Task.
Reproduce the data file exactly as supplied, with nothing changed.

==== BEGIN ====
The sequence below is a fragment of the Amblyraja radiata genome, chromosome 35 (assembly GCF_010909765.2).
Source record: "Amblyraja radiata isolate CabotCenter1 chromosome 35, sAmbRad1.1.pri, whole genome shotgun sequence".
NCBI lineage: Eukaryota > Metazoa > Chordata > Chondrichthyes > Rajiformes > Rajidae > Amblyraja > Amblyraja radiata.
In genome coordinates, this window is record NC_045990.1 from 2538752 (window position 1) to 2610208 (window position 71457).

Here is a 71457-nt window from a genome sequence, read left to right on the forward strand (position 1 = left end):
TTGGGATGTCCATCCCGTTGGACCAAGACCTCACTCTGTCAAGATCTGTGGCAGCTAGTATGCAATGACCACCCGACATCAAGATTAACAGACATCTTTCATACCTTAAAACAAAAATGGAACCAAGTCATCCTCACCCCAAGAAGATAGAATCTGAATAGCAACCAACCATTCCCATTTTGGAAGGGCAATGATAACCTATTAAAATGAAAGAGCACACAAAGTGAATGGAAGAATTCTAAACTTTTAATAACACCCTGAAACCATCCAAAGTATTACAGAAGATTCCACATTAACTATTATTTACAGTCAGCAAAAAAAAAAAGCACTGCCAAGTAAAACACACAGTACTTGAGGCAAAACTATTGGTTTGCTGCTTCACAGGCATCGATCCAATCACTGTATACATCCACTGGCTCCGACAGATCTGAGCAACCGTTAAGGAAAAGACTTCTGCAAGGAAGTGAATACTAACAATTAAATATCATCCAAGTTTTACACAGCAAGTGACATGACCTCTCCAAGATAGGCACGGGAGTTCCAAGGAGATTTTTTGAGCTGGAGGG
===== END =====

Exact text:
The sequence below is a fragment of the Amblyraja radiata genome, chromosome 35 (assembly GCF_010909765.2).
Source record: "Amblyraja radiata isolate CabotCenter1 chromosome 35, sAmbRad1.1.pri, whole genome shotgun sequence".
NCBI lineage: Eukaryota > Metazoa > Chordata > Chondrichthyes > Rajiformes > Rajidae > Amblyraja > Amblyraja radiata.
In genome coordinates, this window is record NC_045990.1 from 2538752 (window position 1) to 2610208 (window position 71457).

Here is a 71457-nt window from a genome sequence, read left to right on the forward strand (position 1 = left end):
TTGGGATGTCCATCCCGTTGGACCAAGACCTCACTCTGTCAAGATCTGTGGCAGCTAGTATGCAATGACCACCCGACATCAAGATTAACAGACATCTTTCATACCTTAAAACAAAAATGGAACCAAGTCATCCTCACCCCAAGAAGATAGAATCTGAATAGCAACCAACCATTCCCATTTTGGAAGGGCAATGATAACCTATTAAAATGAAAGAGCACACAAAGTGAATGGAAGAATTCTAAACTTTTAATAACACCCTGAAACCATCCAAAGTATTACAGAAGATTCCACATTAACTATTATTTACAGTCAGCAAAAAAAAAAAGCACTGCCAAGTAAAACACACAGTACTTGAGGCAAAACTATTGGTTTGCTGCTTCACAGGCATCGATCCAATCACTGTATACATCCACTGGCTCCGACAGATCTGAGCAACCGTTAAGGAAAAGACTTCTGCAAGGAAGTGAATACTAACAATTAAATATCATCCAAGTTTTACACAGCAAGTGACATGACCTCTCCAAGATAGGCACGGGAGTTCCAAGGAGATTTTTTGAGCTGGAGGG